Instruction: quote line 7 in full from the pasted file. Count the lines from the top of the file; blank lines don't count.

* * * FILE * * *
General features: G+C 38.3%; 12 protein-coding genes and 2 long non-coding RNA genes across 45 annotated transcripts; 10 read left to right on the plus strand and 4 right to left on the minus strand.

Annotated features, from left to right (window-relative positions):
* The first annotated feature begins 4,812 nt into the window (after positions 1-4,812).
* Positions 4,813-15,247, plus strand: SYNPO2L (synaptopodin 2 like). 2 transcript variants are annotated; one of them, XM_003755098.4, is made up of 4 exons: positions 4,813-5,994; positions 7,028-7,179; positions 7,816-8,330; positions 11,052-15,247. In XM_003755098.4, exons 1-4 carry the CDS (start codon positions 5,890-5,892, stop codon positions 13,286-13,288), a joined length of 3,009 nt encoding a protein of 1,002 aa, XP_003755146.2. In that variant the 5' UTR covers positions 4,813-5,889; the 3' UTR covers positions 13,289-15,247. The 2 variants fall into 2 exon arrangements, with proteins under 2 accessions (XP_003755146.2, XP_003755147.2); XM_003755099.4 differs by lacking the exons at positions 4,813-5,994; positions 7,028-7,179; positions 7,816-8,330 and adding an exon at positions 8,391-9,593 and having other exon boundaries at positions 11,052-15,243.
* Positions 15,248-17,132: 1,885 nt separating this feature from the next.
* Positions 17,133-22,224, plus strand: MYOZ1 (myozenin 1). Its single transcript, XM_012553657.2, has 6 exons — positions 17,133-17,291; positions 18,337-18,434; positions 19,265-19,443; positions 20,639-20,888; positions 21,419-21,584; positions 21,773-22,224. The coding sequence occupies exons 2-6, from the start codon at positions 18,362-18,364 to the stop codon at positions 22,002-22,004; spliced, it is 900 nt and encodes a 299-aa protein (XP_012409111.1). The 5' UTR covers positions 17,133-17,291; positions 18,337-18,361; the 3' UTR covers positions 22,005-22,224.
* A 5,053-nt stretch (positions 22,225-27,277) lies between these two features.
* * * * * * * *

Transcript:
* A 5,053-nt stretch (positions 22,225-27,277) lies between these two features.